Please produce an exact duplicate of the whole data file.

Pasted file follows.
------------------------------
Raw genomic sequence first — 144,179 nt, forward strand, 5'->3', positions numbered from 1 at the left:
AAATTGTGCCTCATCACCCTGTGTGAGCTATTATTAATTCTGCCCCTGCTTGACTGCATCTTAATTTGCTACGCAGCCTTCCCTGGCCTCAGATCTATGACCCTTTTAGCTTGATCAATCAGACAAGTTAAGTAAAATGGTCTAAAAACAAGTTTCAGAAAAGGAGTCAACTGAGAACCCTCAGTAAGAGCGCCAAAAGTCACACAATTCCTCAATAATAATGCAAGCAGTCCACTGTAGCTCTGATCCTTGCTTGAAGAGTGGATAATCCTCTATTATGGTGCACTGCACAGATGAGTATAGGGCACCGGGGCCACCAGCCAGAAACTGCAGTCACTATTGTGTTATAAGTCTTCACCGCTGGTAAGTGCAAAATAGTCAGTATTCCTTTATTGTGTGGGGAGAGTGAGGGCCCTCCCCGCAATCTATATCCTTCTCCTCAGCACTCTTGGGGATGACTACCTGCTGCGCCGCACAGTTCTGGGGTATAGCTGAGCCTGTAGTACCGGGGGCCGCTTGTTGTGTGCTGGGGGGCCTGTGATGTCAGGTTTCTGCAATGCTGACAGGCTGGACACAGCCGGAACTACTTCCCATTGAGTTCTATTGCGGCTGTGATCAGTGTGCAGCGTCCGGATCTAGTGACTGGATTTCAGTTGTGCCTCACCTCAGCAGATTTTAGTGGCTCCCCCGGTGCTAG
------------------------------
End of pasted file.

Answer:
Raw genomic sequence first — 144,179 nt, forward strand, 5'->3', positions numbered from 1 at the left:
AAATTGTGCCTCATCACCCTGTGTGAGCTATTATTAATTCTGCCCCTGCTTGACTGCATCTTAATTTGCTACGCAGCCTTCCCTGGCCTCAGATCTATGACCCTTTTAGCTTGATCAATCAGACAAGTTAAGTAAAATGGTCTAAAAACAAGTTTCAGAAAAGGAGTCAACTGAGAACCCTCAGTAAGAGCGCCAAAAGTCACACAATTCCTCAATAATAATGCAAGCAGTCCACTGTAGCTCTGATCCTTGCTTGAAGAGTGGATAATCCTCTATTATGGTGCACTGCACAGATGAGTATAGGGCACCGGGGCCACCAGCCAGAAACTGCAGTCACTATTGTGTTATAAGTCTTCACCGCTGGTAAGTGCAAAATAGTCAGTATTCCTTTATTGTGTGGGGAGAGTGAGGGCCCTCCCCGCAATCTATATCCTTCTCCTCAGCACTCTTGGGGATGACTACCTGCTGCGCCGCACAGTTCTGGGGTATAGCTGAGCCTGTAGTACCGGGGGCCGCTTGTTGTGTGCTGGGGGGCCTGTGATGTCAGGTTTCTGCAATGCTGACAGGCTGGACACAGCCGGAACTACTTCCCATTGAGTTCTATTGCGGCTGTGATCAGTGTGCAGCGTCCGGATCTAGTGACTGGATTTCAGTTGTGCCTCACCTCAGCAGATTTTAGTGGCTCCCCCGGTGCTAG